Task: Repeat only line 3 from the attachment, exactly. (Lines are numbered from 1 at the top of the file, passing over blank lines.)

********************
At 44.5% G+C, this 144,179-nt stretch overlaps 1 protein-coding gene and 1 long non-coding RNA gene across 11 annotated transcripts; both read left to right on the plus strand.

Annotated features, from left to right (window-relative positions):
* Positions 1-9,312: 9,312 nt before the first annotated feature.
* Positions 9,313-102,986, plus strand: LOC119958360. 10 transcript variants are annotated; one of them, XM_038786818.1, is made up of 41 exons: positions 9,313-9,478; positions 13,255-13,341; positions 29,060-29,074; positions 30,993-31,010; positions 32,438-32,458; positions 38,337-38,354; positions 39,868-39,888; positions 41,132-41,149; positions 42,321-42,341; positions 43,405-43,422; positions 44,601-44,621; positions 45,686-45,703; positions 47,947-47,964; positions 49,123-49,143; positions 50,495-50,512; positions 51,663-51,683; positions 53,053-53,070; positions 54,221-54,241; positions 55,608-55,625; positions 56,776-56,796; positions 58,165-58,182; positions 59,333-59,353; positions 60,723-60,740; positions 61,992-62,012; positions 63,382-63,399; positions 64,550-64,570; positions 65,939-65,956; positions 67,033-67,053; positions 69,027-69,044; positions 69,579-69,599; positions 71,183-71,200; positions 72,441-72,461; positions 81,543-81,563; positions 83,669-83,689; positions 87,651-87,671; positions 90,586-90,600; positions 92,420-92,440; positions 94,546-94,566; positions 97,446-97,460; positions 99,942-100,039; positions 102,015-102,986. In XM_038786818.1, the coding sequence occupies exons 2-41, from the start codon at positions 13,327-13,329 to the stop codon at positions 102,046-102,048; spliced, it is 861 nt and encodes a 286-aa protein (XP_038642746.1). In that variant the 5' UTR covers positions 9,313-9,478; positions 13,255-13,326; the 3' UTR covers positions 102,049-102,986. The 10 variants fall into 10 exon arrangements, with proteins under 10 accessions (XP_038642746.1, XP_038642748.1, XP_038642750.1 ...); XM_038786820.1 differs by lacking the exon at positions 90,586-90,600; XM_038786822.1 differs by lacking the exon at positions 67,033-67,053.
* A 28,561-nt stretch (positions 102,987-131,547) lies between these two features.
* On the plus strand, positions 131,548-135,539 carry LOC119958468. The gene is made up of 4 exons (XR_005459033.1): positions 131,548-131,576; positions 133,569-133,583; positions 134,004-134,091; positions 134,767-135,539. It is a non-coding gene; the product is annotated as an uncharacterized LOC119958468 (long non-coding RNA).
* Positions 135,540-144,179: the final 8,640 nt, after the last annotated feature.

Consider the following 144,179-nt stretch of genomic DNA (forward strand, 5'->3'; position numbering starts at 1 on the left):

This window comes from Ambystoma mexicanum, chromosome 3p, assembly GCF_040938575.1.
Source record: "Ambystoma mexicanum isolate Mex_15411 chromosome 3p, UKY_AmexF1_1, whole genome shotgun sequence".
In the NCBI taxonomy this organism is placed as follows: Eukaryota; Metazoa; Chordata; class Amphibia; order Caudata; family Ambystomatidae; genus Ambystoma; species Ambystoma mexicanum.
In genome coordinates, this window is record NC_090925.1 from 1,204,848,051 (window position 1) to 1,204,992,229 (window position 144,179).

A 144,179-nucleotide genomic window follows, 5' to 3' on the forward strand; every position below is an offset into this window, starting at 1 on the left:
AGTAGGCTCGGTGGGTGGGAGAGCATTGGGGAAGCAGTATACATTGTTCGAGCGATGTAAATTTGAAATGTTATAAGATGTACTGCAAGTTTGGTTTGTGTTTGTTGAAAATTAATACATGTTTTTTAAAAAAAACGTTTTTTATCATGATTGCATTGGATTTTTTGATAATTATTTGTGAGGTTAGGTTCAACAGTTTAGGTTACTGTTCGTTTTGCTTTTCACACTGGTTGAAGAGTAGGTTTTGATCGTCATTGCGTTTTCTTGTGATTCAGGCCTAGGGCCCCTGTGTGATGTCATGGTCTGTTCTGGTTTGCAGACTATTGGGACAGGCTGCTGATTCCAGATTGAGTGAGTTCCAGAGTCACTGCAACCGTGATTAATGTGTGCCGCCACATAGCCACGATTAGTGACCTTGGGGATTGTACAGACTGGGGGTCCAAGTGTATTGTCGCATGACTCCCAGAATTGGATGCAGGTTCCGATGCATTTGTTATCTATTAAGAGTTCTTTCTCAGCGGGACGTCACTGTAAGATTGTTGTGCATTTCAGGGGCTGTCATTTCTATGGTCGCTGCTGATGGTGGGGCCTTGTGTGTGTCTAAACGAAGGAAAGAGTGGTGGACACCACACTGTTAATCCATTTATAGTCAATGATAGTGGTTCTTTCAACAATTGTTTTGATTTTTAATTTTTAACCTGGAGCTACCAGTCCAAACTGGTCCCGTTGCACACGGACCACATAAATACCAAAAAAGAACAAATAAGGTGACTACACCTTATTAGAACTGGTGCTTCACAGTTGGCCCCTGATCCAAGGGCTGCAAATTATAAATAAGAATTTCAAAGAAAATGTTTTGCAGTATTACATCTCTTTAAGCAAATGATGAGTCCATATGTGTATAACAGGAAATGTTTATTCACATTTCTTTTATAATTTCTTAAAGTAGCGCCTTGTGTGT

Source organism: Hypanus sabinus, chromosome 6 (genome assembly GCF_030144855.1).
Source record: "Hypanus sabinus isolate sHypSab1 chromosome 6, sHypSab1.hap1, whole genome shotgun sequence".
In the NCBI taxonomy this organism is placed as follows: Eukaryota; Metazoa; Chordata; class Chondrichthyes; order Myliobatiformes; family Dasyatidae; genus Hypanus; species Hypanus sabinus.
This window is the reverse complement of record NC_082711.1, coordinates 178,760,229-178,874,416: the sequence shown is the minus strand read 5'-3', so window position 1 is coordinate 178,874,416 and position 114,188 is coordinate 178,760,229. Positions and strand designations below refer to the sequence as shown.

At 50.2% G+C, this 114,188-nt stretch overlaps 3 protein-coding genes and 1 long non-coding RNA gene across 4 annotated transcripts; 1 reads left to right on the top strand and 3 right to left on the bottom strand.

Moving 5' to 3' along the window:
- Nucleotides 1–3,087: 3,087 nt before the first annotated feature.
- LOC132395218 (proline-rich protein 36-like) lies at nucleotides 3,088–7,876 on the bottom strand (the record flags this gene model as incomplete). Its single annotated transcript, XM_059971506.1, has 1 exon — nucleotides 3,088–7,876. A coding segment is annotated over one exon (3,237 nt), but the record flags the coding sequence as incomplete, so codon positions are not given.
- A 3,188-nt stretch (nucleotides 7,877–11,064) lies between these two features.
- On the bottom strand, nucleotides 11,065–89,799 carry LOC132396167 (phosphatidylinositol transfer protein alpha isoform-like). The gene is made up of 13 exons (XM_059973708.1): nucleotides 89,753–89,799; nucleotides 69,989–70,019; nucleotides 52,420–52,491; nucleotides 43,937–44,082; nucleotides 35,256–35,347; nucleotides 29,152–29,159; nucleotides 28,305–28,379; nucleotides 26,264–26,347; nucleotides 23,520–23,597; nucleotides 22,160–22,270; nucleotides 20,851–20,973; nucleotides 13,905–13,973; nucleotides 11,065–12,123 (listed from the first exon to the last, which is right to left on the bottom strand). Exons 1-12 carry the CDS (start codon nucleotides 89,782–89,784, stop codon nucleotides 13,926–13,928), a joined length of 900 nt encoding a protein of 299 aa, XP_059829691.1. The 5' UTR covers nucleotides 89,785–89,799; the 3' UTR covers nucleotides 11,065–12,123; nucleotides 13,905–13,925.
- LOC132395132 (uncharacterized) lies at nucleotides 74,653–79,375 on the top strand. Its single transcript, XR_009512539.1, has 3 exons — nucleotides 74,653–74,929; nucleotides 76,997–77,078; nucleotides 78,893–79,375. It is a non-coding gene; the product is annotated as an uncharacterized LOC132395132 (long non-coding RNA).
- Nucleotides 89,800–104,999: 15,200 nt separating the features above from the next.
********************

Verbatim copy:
* Positions 1-9,312: 9,312 nt before the first annotated feature.